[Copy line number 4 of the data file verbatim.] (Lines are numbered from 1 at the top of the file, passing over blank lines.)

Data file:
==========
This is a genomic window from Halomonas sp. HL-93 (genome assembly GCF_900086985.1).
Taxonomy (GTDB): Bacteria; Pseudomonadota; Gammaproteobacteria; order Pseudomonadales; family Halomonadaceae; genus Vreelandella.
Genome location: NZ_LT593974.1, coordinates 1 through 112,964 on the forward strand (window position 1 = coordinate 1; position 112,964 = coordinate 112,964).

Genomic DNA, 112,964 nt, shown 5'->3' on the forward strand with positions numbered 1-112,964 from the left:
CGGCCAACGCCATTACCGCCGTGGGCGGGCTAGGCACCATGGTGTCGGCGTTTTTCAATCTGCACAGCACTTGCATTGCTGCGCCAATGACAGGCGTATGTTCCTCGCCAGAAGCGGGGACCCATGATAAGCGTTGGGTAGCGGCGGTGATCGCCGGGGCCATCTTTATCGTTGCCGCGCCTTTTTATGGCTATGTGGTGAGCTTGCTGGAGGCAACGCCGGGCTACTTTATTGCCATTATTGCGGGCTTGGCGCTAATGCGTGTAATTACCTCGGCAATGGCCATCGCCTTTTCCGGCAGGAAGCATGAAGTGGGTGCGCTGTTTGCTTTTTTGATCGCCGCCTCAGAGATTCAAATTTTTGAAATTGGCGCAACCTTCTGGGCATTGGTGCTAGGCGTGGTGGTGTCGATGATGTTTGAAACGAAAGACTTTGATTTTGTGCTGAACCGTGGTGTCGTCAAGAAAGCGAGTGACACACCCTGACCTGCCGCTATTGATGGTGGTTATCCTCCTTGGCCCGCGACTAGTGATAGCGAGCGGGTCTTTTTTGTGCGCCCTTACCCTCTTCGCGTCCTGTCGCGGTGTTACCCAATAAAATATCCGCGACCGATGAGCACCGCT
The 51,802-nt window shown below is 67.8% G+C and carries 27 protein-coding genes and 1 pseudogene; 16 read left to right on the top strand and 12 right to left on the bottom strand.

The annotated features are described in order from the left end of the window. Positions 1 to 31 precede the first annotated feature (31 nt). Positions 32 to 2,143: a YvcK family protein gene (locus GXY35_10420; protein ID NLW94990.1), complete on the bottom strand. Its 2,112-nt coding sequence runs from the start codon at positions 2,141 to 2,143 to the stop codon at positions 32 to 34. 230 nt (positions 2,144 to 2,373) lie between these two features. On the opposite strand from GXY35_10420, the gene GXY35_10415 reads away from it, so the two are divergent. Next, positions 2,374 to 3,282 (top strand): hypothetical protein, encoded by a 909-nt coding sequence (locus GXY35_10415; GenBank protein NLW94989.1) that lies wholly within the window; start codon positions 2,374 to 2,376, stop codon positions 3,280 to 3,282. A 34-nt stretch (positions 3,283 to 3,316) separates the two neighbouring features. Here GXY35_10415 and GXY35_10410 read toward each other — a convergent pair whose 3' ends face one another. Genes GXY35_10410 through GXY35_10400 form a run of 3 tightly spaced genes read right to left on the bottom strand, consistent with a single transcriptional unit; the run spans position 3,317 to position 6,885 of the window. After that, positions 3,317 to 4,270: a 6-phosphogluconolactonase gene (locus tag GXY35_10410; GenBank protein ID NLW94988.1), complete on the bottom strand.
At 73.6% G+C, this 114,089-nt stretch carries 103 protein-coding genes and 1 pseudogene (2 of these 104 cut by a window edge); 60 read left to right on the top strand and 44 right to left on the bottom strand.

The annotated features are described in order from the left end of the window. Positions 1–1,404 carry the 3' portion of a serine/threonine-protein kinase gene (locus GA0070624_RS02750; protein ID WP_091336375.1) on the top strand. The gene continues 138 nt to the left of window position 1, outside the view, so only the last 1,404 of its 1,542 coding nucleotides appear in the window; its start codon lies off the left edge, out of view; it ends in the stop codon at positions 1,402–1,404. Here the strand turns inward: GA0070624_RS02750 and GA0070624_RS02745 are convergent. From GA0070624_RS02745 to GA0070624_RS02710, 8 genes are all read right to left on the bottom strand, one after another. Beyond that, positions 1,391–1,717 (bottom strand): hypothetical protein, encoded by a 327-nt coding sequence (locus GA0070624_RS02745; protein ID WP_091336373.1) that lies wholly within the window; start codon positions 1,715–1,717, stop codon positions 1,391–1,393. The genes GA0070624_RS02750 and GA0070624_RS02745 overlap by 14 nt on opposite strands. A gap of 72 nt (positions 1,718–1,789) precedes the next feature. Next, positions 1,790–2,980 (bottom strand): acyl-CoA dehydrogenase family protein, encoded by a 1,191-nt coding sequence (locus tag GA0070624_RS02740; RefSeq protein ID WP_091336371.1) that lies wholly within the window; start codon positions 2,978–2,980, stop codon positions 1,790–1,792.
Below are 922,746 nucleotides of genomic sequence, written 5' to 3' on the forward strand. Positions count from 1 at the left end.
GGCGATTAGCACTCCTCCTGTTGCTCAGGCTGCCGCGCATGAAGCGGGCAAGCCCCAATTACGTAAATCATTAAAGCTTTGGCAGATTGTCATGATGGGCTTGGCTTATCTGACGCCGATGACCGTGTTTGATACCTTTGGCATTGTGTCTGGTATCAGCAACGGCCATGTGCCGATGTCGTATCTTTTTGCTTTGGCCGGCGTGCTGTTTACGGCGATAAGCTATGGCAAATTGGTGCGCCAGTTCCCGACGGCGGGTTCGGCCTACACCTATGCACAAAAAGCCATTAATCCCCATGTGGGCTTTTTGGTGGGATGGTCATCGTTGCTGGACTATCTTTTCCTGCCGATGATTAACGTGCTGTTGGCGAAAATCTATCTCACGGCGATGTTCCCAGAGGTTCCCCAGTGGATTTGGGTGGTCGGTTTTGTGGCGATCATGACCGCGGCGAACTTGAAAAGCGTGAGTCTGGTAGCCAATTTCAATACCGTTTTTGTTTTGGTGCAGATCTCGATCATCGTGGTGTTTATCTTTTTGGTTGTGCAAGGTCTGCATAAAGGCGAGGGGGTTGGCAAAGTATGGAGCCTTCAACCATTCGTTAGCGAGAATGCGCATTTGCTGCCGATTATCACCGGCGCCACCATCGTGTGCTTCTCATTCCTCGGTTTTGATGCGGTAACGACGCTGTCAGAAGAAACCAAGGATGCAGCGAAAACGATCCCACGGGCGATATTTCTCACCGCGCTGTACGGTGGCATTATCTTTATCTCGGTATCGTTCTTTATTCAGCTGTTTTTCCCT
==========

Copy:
Genomic DNA, 112,964 nt, shown 5'->3' on the forward strand with positions numbered 1-112,964 from the left: